claims that the denial of treatment constituted cruel and
unusual punishment and deliberate indifference to his serious
medical needs (Id.). He alleges that Defendants
Wexford, Coe, Kimmel, Brooks and Higgins acted in furtherance
of a formal or informal policy to delay and minimize medical
treatment provided at Lawrence in order to increase
Wexford’s profitability (Id. at 7). Plaintiff
alleges that, in furtherance of the profitability scheme, the
Defendants actions were intentional, deliberate, and contrary
to sound medical care (Id.).
Plaintiff alleges that the administrators acted with
deliberate indifference to his serious medical needs by
refusing to act upon grievances he filed regarding his
conditions and failing to otherwise take steps to properly
oversee and administer medical care at Lawrence (Id.
at 8-9). He further alleges that by failing to properly
address his medical grievances or to maintain a functioning
medical care system, these Defendants were deliberately
indifferent to the consequences of their actions and that
they caused delayed treatment and unnecessary suffering
(Id. at 9-11).
seeks injunctive and monetary relief from both the medical
defendants and the administrative defendants (Id. at
on the allegations, the Court finds it convenient to divide
the pro se Complaint into the following enumerated
claims, the enumeration tracks with that designated by
counsel in the First Amended Complaint. The parties and the
Court will use these designations in all future pleadings and
orders, unless otherwise directed by a judicial officer of
this Court. The designation of these counts does not
constitute an opinion regarding their merit.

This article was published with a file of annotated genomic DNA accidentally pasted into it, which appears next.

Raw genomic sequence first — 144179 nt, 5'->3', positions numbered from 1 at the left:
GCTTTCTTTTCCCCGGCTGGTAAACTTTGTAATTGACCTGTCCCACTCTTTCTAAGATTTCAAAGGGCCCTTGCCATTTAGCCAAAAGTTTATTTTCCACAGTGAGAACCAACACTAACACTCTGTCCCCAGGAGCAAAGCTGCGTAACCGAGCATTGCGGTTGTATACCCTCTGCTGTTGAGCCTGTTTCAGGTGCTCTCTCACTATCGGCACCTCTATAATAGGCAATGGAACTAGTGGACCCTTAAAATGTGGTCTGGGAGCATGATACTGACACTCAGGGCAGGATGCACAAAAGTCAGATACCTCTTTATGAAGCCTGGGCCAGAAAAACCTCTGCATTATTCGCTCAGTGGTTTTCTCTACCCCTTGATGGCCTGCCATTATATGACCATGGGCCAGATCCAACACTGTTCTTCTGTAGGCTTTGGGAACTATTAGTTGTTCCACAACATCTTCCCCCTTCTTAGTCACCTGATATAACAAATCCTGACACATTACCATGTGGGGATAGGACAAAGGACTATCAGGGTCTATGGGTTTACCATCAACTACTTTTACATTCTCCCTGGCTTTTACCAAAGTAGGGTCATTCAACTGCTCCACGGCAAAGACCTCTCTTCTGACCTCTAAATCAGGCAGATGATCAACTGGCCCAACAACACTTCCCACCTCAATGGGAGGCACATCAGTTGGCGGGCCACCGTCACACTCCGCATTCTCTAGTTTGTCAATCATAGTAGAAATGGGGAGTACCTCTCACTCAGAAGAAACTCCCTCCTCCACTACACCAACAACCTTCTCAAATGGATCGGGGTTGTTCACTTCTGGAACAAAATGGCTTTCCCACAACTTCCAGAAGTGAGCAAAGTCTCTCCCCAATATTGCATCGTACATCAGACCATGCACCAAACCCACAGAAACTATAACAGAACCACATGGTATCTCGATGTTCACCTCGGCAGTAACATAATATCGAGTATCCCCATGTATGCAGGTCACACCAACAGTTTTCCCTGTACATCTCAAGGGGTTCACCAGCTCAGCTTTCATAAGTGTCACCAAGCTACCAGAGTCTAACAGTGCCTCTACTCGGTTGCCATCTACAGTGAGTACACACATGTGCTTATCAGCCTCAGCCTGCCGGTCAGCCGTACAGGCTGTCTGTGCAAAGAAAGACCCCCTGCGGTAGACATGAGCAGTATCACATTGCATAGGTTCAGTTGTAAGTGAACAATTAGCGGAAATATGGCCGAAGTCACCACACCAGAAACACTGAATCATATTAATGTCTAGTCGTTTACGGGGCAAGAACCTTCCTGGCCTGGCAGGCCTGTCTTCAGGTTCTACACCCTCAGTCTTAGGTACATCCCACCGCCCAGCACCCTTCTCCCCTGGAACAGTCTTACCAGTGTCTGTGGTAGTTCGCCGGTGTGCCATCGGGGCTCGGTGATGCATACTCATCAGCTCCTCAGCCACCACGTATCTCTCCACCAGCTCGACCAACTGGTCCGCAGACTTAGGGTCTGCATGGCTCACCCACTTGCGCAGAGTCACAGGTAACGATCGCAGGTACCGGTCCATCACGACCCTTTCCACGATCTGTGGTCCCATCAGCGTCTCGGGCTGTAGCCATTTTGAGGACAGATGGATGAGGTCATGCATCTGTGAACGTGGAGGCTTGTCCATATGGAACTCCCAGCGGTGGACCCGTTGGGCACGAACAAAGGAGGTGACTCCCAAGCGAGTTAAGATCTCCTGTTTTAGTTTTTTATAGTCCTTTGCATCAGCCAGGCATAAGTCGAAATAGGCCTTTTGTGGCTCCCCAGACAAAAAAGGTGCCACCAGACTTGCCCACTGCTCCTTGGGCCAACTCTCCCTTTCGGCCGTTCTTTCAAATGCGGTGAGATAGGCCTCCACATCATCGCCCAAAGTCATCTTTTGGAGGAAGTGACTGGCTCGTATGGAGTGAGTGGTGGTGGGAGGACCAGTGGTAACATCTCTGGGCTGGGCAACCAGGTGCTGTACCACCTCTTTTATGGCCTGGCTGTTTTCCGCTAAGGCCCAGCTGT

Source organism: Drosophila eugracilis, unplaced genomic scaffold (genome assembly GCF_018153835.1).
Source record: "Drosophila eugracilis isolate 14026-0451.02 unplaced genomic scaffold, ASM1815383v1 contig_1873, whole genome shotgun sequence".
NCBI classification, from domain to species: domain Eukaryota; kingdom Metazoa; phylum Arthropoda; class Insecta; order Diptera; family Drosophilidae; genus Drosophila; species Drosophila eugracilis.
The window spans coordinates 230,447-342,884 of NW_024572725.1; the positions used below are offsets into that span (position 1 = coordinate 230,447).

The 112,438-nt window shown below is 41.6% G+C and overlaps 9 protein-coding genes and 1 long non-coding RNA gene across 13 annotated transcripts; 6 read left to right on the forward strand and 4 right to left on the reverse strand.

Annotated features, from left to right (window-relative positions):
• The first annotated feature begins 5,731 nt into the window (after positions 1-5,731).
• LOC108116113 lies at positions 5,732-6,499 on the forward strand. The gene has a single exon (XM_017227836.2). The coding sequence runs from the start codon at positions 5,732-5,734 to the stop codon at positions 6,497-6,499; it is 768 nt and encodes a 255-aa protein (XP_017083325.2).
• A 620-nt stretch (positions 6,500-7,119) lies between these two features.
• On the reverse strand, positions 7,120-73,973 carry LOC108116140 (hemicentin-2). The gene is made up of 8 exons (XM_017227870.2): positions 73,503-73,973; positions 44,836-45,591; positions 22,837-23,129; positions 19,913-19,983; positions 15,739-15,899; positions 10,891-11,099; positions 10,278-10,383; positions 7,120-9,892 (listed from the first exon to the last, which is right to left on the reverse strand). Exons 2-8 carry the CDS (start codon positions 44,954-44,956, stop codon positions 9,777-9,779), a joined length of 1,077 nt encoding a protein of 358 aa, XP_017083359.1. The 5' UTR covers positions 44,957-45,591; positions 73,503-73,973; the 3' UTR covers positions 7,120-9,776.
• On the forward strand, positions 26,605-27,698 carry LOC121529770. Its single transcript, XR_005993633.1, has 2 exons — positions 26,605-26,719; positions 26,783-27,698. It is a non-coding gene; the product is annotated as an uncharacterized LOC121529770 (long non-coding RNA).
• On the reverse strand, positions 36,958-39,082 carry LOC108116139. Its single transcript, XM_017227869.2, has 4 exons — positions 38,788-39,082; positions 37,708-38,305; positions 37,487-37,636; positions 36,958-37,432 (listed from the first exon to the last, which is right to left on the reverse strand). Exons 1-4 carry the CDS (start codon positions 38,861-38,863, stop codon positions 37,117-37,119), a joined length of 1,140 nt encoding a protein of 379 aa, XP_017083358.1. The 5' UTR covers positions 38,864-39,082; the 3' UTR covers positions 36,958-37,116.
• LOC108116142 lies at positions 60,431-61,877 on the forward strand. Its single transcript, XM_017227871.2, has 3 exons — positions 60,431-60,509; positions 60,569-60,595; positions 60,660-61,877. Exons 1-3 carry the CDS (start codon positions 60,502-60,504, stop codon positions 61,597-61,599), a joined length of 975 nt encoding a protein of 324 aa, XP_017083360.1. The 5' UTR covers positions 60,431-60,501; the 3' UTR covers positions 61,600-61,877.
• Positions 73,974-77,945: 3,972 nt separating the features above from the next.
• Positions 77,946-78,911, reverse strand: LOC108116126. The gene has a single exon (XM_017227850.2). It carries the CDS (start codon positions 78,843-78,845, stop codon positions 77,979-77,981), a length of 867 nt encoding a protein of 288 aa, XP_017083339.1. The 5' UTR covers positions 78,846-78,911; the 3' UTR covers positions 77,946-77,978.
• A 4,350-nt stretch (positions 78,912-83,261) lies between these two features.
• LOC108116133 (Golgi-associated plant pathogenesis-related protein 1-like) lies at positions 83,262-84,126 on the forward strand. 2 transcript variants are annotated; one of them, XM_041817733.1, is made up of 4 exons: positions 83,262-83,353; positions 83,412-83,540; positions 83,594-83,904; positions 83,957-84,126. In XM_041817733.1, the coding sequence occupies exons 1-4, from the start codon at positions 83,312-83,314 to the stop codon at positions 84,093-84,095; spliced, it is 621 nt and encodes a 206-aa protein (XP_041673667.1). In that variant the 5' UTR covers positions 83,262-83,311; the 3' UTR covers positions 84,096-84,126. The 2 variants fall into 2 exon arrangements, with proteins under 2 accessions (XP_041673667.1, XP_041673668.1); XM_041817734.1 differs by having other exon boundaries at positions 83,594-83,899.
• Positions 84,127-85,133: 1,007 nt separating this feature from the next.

1:Eighth Amendment deliberate indifference to a serious
medical condition claim against medical provider Wexford and
its care providers at Lawrence; and, Count 2:Eighth and
Fourteenth Amendment deliberate indifference and failure to
respond to grievance claims against IDOC administrators for
their handling of Plaintiff’s medical needs and
grievances at Lawrence.
shall be allowed to proceed against Defendants Wexford
Medical Source, Inc. and Dr. Coe. Count 1 shall be dismissed
as to Defendants Kimmel, Brooks and Higgins. Count 2 shall be
dismissed in its entirety against all administrator
Eighth Amendment to the United States Constitution protects
prisoners from cruel and unusual punishment. See
U.S. CONST. amend. VIII. The Supreme Court has held that
“deliberate indifference to serious medical needs of
prisoners” may constitute cruel and unusual punishment.
Estelle v. Gamble, 429 U.S. 97, 104 (1976); see
Erickson v. Pardus, 551 U.S. 89, 94 (2006) (per curiam).
To state a medical claim under the Eighth Amendment, a
plaintiff must show that his condition “was objectively
serious, ” and that officials acted with the requisite
intent-deliberate indifference-towards that condition.
Sherrod v. Lingle, 223 F.3d 605, 610 (7th Cir.
2000). Put differently, a plaintiff must make a two part
showing-(1) that his condition ...